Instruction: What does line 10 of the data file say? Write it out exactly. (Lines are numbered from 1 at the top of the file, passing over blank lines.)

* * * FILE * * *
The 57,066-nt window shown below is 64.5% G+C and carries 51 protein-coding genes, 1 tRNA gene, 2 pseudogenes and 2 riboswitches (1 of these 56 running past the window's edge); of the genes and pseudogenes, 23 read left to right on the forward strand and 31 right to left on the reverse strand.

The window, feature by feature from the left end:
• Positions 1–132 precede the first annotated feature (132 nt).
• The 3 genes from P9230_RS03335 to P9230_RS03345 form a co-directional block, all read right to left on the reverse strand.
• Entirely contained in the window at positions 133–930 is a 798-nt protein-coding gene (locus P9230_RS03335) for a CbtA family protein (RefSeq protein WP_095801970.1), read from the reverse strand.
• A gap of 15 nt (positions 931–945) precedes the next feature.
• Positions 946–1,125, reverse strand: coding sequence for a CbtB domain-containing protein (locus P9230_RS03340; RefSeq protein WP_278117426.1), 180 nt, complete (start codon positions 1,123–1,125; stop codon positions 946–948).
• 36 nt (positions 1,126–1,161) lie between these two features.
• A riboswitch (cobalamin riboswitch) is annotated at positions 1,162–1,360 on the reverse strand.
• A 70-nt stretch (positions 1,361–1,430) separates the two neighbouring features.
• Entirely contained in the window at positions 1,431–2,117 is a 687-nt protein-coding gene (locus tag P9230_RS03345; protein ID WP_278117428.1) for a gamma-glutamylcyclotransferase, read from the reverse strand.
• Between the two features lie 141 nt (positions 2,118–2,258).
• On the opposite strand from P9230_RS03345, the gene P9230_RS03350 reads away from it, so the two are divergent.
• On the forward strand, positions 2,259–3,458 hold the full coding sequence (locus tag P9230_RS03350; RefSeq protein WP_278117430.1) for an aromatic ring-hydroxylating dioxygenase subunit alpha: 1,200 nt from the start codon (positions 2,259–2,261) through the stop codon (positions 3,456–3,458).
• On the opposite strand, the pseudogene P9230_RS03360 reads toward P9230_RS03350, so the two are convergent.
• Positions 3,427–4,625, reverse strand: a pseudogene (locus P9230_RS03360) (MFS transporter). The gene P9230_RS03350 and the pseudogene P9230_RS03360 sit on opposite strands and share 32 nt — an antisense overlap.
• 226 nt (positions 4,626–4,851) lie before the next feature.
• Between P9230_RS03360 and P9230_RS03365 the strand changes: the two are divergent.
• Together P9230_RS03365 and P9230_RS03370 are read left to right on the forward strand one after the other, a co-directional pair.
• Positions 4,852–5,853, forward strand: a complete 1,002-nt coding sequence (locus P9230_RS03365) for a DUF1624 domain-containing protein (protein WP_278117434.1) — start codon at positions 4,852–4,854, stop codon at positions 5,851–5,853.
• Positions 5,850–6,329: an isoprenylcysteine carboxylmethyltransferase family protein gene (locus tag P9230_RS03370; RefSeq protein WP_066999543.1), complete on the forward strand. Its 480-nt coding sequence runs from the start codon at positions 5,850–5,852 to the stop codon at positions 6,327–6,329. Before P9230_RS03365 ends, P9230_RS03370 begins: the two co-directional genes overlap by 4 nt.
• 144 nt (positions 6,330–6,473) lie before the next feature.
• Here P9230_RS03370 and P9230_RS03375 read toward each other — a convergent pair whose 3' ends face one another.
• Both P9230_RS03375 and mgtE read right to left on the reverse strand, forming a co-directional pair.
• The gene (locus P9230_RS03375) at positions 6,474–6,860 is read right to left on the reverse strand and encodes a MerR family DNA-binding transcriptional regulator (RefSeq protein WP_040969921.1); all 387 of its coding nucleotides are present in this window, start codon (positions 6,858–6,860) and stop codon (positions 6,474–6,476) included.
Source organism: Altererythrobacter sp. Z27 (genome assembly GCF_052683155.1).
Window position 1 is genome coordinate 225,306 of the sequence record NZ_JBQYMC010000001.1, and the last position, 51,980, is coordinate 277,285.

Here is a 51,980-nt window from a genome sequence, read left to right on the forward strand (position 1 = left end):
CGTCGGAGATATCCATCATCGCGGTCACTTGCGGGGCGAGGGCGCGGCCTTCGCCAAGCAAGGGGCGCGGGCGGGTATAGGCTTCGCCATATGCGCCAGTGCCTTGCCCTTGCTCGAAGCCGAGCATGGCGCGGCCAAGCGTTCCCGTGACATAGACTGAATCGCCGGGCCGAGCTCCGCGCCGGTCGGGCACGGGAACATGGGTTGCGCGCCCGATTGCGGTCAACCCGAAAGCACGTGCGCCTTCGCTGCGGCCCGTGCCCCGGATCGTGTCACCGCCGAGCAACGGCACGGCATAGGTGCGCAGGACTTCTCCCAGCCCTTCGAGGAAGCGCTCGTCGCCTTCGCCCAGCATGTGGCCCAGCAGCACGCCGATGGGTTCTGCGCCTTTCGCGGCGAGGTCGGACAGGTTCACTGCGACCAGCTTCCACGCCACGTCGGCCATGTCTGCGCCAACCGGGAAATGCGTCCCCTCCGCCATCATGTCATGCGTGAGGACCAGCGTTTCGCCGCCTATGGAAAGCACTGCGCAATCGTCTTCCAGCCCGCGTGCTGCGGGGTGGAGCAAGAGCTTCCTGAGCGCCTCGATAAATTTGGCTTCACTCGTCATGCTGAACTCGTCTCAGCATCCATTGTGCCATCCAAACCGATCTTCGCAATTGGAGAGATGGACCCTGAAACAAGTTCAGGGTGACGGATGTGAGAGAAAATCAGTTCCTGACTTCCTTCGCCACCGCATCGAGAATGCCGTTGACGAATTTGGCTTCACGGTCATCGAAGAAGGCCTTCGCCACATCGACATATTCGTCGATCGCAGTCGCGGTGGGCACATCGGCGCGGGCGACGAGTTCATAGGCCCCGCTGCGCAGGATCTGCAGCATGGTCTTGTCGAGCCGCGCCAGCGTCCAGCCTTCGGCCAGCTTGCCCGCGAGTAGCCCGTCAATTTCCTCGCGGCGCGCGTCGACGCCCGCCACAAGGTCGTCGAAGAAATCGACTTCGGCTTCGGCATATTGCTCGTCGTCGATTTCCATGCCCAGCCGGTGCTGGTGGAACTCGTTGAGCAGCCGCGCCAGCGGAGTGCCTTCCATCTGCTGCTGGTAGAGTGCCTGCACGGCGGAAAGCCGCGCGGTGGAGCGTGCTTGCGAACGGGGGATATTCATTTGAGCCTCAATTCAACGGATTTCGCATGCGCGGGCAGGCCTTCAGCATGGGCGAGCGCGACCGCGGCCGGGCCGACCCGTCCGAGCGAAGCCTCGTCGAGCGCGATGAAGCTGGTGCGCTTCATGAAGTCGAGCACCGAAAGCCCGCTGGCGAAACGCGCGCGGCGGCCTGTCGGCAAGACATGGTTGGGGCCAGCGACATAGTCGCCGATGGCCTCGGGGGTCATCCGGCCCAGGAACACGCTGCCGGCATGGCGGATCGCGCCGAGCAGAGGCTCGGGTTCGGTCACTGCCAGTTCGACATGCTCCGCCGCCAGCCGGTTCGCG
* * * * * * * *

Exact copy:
• A 70-nt stretch (positions 1,361–1,430) separates the two neighbouring features.